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Hello, my name is Valorie. I have a Master's Degree in History and a license to teach-- I have been both university professor and public school teacher. Currently, I am a middle school social studies teacher. I love horror movies and spooky things. Every day is Halloween. I am also a passionate book blogger.

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Book Review: 23:27 by H.L. Roberts

Thursday, March 10, 2011

Book Review: "When I Can Read My Title Clear" by Janet Duitsman Cornelius

Title: "When I Can Read My Title Clear": Literacy, Slavery, and Religion in the Antebellum South 
Author: Janet Duitsman Cornelius 
Genre: Nonfiction - American 
Finished: March 10, 2011

In "When I Can Read My Title Clear", Janet Duitsman Cornelius states that though much has been written about American slavery, little attention has been paid to slavery literacy. It is her intent to present information, sectioned off into six topical chapters, in the hope of inspiring further discussion and research (6). For this reason, Cornelius presents no overarching thesis or argument, though the book does present a number of her own interpretations and counters claims made by other historians. For example, Cornelius objects to Eugene Genovese's assertion that evangelists fully embraced the cause of slavery, which allowed them to win the trust of slave masters and safely preach the gospel. Cornelius feels that this interpretation is wrong, however, and plainly states her own opinion that acceptance was really just the language of appeasement, which evangelists utilized in order to have access to the slaves they wanted to educate (48). While Cornelius certainly proves earlier in the book that many evangelists rejected slavery and certainly may have catered to slave owners opinions through appeasement, much of the evidence that Cornelius presents also counters that generalized and optimistic image of the evangelical preacher. A subsequent quote by Methodist preacher James O. Andrew that their goal was not to civilize slaves or encourage them to freedom, but only to make holy their deaths would seem to prove that not all evangelists were simply speaking to appease, or to prove that Andrew did not make such a statement in sincerity. Cornelius even presents evidence of Christian preachers who insisted that slavery was a blessing to both the slave and the slave master. Some preachers even taught that educating slaves would, in fact, make them better slaves (46-48, 52). It is impossible, therefore, for Cornelius to claim that proslavery sentiment was entirely absent from evangelism, which, through "mysterious providence" did not always see slavery and Christianity as contradictory. That is not the only instance in which Cornelius fails to make her point with sufficient strength to convince.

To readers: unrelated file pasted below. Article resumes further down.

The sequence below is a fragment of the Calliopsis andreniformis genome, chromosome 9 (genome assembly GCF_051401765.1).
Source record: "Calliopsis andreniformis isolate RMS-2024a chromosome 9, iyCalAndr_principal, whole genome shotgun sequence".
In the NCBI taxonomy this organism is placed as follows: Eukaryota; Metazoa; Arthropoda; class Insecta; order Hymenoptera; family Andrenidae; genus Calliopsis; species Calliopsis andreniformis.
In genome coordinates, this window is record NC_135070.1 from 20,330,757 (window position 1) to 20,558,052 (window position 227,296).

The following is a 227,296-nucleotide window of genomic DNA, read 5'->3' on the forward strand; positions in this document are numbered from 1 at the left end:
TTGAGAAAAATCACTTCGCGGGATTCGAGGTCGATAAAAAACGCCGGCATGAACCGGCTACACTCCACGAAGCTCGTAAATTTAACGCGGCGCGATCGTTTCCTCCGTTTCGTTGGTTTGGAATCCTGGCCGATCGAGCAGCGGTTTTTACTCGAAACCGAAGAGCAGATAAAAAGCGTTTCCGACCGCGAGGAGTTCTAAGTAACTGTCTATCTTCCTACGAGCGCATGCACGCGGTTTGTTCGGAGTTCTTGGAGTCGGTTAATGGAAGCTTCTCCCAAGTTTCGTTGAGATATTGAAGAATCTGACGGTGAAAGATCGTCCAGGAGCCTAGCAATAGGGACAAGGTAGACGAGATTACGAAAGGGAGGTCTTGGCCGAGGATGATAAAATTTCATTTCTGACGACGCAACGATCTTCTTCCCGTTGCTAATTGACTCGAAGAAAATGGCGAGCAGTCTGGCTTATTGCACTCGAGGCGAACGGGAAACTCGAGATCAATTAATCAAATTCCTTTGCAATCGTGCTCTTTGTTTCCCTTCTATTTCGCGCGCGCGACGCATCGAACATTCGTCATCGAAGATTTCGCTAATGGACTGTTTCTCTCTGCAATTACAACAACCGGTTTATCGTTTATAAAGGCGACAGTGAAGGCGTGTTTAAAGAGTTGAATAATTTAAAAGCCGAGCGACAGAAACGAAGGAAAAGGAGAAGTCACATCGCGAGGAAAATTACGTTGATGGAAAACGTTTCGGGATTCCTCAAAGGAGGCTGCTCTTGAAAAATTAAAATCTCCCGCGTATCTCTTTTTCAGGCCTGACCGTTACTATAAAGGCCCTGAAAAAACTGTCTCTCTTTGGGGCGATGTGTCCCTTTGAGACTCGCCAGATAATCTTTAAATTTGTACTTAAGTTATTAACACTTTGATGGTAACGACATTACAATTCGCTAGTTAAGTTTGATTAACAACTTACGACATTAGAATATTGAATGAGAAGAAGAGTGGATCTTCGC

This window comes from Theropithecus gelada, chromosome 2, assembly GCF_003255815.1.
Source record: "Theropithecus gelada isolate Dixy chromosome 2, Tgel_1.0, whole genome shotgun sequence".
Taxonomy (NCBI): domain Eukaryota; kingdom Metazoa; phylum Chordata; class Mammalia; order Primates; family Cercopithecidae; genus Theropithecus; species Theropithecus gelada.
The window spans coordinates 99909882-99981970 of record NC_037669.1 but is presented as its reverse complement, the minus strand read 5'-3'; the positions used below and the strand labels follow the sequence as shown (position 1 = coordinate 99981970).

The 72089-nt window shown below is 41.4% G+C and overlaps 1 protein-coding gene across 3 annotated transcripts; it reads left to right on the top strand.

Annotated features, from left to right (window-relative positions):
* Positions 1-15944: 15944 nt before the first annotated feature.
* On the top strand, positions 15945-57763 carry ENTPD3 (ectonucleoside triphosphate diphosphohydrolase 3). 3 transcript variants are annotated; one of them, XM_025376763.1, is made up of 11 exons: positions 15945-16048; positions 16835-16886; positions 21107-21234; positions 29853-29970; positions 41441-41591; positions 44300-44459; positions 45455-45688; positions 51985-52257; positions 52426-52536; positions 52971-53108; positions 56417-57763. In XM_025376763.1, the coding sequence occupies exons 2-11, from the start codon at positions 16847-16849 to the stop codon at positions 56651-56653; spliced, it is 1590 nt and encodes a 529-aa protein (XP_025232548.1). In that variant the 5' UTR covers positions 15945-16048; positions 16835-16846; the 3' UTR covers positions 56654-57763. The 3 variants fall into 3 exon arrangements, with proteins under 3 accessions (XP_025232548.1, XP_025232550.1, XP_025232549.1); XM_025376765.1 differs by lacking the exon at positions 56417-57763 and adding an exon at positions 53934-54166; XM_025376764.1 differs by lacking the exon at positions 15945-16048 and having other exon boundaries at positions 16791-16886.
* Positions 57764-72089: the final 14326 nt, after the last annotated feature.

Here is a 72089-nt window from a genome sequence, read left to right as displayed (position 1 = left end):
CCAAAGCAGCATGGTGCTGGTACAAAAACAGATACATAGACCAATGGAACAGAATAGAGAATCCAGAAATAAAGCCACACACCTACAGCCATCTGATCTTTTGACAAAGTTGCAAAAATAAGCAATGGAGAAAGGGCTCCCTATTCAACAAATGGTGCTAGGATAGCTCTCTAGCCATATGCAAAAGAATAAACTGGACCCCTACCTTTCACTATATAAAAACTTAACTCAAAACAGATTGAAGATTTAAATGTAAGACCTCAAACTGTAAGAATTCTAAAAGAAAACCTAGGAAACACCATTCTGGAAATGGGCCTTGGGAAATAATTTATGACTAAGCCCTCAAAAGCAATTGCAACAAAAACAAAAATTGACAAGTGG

In chapter one, Cornelius promises to discuss the various reasons for white reluctance toward slave literacy in early North America, including the ways in which slave owners sought to restrict a slave's right to education (5). What Cornelius implies is that the chapter will be about the power of white resistance, especially after revolts aroused a sense of threat for the permanence of the slave institution, which white southerners adamantly protected. Throughout the chapter, Cornelius mitigates the strength of white resistance by stating that the rules against allowing slaves an education were rarely enforced, and that, in the end, only four states total had laws passed banning slave education, which were also rarely enforced. She admits herself that "the sweeping extent of these laws has been exaggerated." In addition, with her emphasis on various religious groups and their efforts to bring education to slaves, Cornelius seems to prove the opposite of what she claims will be discussed (18-22, 33-34). What the reader is left with is a sense that the white power structure actually cared very little about slave literacy, as evidenced by their ambivalent political stand on the matter. Cornelius can be praised for her careful use of sources in many cases, and in her attempts to point out where sources may be misleading, which is particularly useful for people new to the subject, or to students of history who are learning historical research methods. In one instance, after spending pages talking about the ways slave masters facilitated the learning of their slaves, Cornelius reminds the readers that we should not assume the picture presented was the total shape of society because such stories were often written in order to justify slavery and counter criticism (108).